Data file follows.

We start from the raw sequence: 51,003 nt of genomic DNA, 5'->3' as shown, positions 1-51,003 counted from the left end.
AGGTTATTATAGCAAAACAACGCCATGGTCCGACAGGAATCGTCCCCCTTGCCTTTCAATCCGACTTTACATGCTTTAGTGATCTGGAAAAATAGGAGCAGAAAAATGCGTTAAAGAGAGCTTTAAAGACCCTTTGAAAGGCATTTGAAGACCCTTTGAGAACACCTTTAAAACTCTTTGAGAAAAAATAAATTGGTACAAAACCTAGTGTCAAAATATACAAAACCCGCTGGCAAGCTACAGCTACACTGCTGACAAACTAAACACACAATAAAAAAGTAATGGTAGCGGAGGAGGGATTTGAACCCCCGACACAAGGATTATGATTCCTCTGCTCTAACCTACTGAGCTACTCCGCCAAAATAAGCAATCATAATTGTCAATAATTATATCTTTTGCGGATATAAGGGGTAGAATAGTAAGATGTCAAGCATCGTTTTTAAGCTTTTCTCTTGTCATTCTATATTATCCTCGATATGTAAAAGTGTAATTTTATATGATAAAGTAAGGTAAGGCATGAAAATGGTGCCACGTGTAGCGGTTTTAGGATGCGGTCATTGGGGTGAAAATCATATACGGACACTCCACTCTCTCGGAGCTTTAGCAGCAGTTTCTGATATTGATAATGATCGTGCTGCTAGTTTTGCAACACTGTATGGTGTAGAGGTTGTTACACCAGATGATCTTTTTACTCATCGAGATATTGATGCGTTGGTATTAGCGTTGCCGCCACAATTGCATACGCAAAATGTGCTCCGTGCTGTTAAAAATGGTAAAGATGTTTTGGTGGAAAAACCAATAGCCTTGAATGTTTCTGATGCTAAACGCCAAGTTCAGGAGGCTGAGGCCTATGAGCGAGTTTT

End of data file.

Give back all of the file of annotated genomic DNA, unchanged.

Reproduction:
We start from the raw sequence: 51,003 nt of genomic DNA, 5'->3' as shown, positions 1-51,003 counted from the left end.
AGGTTATTATAGCAAAACAACGCCATGGTCCGACAGGAATCGTCCCCCTTGCCTTTCAATCCGACTTTACATGCTTTAGTGATCTGGAAAAATAGGAGCAGAAAAATGCGTTAAAGAGAGCTTTAAAGACCCTTTGAAAGGCATTTGAAGACCCTTTGAGAACACCTTTAAAACTCTTTGAGAAAAAATAAATTGGTACAAAACCTAGTGTCAAAATATACAAAACCCGCTGGCAAGCTACAGCTACACTGCTGACAAACTAAACACACAATAAAAAAGTAATGGTAGCGGAGGAGGGATTTGAACCCCCGACACAAGGATTATGATTCCTCTGCTCTAACCTACTGAGCTACTCCGCCAAAATAAGCAATCATAATTGTCAATAATTATATCTTTTGCGGATATAAGGGGTAGAATAGTAAGATGTCAAGCATCGTTTTTAAGCTTTTCTCTTGTCATTCTATATTATCCTCGATATGTAAAAGTGTAATTTTATATGATAAAGTAAGGTAAGGCATGAAAATGGTGCCACGTGTAGCGGTTTTAGGATGCGGTCATTGGGGTGAAAATCATATACGGACACTCCACTCTCTCGGAGCTTTAGCAGCAGTTTCTGATATTGATAATGATCGTGCTGCTAGTTTTGCAACACTGTATGGTGTAGAGGTTGTTACACCAGATGATCTTTTTACTCATCGAGATATTGATGCGTTGGTATTAGCGTTGCCGCCACAATTGCATACGCAAAATGTGCTCCGTGCTGTTAAAAATGGTAAAGATGTTTTGGTGGAAAAACCAATAGCCTTGAATGTTTCTGATGCTAAACGCCAAGTTCAGGAGGCTGAGGCCTATGAGCGAGTTTT